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Issue 47, 2017
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Programming the mechanics of cohesive fiber networks by compression

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Fibrous networks are ideal functional materials since they provide mechanical rigidity at low weight. Here, we demonstrate that fibrous networks of the blood clotting protein fibrin undergo a strong and irreversible increase in their mechanical rigidity in response to uniaxial compression. This rigidification can be precisely controlled by the level of applied compressive strain, providing a means to program the network rigidity without having to change its composition. To identify the underlying mechanism we measure single fiber–fiber interactions using optical tweezers. We further develop a minimal computational model of cohesive fiber networks that shows that stiffening arises due to the formation of new bonds in the compressed state, which develop tensile stress when the network is re-expanded. The model predicts that the network stiffness after a compression cycle obeys a power-law dependence on tensile stress, which we confirm experimentally. This finding provides new insights into how biological tissues can adapt themselves independently of any cellular processes, offering new perspectives to inspire the design of reprogrammable materials.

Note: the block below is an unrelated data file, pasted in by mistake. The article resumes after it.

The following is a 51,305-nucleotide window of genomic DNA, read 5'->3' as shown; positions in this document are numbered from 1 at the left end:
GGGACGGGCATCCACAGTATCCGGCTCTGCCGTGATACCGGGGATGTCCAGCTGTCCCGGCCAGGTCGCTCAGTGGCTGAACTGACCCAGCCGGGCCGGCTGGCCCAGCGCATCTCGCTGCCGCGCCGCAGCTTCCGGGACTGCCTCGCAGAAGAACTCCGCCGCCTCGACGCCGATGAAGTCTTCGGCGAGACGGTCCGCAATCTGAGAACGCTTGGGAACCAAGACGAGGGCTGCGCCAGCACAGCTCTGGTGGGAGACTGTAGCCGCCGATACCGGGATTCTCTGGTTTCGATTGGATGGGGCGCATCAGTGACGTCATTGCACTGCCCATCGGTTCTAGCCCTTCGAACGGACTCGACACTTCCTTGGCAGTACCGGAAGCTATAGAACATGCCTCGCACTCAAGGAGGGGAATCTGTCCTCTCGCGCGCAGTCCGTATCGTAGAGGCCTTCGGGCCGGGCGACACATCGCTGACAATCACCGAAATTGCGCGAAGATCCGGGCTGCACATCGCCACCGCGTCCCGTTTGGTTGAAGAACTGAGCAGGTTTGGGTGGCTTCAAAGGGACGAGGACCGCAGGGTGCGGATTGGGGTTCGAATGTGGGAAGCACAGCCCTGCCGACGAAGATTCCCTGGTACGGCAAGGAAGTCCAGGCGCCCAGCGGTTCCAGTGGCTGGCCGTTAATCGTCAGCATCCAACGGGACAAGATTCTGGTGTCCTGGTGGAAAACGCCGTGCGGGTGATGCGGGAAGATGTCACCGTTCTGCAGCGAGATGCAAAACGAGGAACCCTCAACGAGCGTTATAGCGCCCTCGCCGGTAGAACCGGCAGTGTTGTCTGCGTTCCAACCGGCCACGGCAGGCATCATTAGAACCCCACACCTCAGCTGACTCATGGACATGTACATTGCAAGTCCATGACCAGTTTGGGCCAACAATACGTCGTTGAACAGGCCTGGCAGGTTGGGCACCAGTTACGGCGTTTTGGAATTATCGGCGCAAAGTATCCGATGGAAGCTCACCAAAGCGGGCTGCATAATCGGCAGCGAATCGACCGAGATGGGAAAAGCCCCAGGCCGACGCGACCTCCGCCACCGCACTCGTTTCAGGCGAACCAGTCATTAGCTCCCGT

Graphical abstract: Programming the mechanics of cohesive fiber networks by compression

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The article was received on 13 Jul 2017, accepted on 10 Oct 2017 and first published on 11 Oct 2017

Article type: Paper
DOI: 10.1039/C7SM01393K
Citation: Soft Matter, 2017,13, 8886-8893
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    Programming the mechanics of cohesive fiber networks by compression

    B. E. Vos, L. C. Liebrand, M. Vahabi, A. Biebricher, G. J. L. Wuite, E. J. G. Peterman, N. A. Kurniawan, F. C. MacKintosh and G. H. Koenderink, Soft Matter, 2017, 13, 8886
    DOI: 10.1039/C7SM01393K

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